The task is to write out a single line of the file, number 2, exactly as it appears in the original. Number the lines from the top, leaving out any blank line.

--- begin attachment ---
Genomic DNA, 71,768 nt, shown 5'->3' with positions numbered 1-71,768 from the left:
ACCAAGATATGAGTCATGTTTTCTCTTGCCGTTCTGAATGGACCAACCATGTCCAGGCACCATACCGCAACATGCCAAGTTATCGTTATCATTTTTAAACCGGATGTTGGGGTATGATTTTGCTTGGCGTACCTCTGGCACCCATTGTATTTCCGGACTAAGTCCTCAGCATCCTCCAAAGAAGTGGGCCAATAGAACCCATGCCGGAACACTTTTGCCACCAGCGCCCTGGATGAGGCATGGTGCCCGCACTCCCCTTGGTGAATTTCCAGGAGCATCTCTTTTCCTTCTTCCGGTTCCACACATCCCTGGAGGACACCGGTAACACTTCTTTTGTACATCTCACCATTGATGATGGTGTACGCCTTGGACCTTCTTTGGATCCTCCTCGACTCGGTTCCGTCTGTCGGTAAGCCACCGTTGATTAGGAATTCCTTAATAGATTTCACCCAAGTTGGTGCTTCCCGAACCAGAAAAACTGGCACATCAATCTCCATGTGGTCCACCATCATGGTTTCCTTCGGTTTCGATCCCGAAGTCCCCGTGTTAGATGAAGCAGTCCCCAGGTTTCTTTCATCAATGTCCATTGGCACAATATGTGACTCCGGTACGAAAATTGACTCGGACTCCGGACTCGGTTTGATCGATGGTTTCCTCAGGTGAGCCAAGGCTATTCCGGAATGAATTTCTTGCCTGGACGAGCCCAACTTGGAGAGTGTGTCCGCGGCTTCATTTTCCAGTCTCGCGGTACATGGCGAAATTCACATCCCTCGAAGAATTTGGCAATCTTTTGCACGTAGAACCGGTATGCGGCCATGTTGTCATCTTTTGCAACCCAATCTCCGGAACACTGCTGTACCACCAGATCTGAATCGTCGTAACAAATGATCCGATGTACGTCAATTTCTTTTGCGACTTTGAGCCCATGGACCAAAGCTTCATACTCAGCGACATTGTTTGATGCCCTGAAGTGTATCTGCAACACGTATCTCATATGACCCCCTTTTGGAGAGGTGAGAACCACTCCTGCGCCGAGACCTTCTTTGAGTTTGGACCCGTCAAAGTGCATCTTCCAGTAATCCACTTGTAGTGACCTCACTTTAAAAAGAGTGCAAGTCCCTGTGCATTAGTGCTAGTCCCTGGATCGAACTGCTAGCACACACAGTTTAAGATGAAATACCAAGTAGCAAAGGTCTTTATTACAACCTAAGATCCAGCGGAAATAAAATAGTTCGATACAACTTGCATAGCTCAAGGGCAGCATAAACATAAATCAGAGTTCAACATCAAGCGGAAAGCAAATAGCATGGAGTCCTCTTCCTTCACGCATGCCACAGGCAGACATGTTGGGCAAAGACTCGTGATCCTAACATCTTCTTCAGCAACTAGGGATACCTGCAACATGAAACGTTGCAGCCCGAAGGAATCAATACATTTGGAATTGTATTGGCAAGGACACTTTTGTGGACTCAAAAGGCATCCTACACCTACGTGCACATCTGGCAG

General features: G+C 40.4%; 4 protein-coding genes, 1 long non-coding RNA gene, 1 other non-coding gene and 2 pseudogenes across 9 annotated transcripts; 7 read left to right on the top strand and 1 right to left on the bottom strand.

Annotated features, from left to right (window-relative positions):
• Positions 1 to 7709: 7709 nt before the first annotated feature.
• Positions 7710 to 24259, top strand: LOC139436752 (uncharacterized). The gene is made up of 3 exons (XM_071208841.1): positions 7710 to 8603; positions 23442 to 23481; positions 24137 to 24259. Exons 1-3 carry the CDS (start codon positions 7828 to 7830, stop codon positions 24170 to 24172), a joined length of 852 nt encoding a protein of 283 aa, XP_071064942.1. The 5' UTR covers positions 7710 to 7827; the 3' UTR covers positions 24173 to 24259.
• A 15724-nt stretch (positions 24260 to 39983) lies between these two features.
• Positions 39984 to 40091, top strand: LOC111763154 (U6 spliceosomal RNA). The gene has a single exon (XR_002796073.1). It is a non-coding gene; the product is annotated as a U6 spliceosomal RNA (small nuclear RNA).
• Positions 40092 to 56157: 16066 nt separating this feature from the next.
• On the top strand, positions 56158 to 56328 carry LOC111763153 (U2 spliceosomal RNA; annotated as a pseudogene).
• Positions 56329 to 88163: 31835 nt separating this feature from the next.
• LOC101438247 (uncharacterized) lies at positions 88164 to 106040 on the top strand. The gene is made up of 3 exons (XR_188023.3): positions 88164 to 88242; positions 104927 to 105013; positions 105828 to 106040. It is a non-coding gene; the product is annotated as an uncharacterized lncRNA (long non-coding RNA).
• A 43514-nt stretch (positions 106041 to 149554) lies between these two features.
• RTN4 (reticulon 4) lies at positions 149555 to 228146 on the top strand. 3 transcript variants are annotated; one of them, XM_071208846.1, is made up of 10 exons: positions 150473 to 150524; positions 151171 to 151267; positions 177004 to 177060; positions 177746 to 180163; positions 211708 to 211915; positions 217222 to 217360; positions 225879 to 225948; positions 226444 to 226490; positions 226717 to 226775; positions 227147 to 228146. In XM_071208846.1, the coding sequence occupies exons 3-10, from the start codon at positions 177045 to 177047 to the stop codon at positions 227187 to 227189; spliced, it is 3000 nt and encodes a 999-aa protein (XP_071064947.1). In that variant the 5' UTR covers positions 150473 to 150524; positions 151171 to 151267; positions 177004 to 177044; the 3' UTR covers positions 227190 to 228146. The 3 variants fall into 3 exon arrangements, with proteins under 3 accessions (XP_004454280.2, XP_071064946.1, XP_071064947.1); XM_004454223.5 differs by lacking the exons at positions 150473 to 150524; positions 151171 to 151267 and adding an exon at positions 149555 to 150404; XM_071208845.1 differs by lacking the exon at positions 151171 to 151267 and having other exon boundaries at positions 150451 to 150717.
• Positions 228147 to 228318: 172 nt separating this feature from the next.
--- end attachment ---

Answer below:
ACCAAGATATGAGTCATGTTTTCTCTTGCCGTTCTGAATGGACCAACCATGTCCAGGCACCATACCGCAACATGCCAAGTTATCGTTATCATTTTTAAACCGGATGTTGGGGTATGATTTTGCTTGGCGTACCTCTGGCACCCATTGTATTTCCGGACTAAGTCCTCAGCATCCTCCAAAGAAGTGGGCCAATAGAACCCATGCCGGAACACTTTTGCCACCAGCGCCCTGGATGAGGCATGGTGCCCGCACTCCCCTTGGTGAATTTCCAGGAGCATCTCTTTTCCTTCTTCCGGTTCCACACATCCCTGGAGGACACCGGTAACACTTCTTTTGTACATCTCACCATTGATGATGGTGTACGCCTTGGACCTTCTTTGGATCCTCCTCGACTCGGTTCCGTCTGTCGGTAAGCCACCGTTGATTAGGAATTCCTTAATAGATTTCACCCAAGTTGGTGCTTCCCGAACCAGAAAAACTGGCACATCAATCTCCATGTGGTCCACCATCATGGTTTCCTTCGGTTTCGATCCCGAAGTCCCCGTGTTAGATGAAGCAGTCCCCAGGTTTCTTTCATCAATGTCCATTGGCACAATATGTGACTCCGGTACGAAAATTGACTCGGACTCCGGACTCGGTTTGATCGATGGTTTCCTCAGGTGAGCCAAGGCTATTCCGGAATGAATTTCTTGCCTGGACGAGCCCAACTTGGAGAGTGTGTCCGCGGCTTCATTTTCCAGTCTCGCGGTACATGGCGAAATTCACATCCCTCGAAGAATTTGGCAATCTTTTGCACGTAGAACCGGTATGCGGCCATGTTGTCATCTTTTGCAACCCAATCTCCGGAACACTGCTGTACCACCAGATCTGAATCGTCGTAACAAATGATCCGATGTACGTCAATTTCTTTTGCGACTTTGAGCCCATGGACCAAAGCTTCATACTCAGCGACATTGTTTGATGCCCTGAAGTGTATCTGCAACACGTATCTCATATGACCCCCTTTTGGAGAGGTGAGAACCACTCCTGCGCCGAGACCTTCTTTGAGTTTGGACCCGTCAAAGTGCATCTTCCAGTAATCCACTTGTAGTGACCTCACTTTAAAAAGAGTGCAAGTCCCTGTGCATTAGTGCTAGTCCCTGGATCGAACTGCTAGCACACACAGTTTAAGATGAAATACCAAGTAGCAAAGGTCTTTATTACAACCTAAGATCCAGCGGAAATAAAATAGTTCGATACAACTTGCATAGCTCAAGGGCAGCATAAACATAAATCAGAGTTCAACATCAAGCGGAAAGCAAATAGCATGGAGTCCTCTTCCTTCACGCATGCCACAGGCAGACATGTTGGGCAAAGACTCGTGATCCTAACATCTTCTTCAGCAACTAGGGATACCTGCAACATGAAACGTTGCAGCCCGAAGGAATCAATACATTTGGAATTGTATTGGCAAGGACACTTTTGTGGACTCAAAAGGCATCCTACACCTACGTGCACATCTGGCAG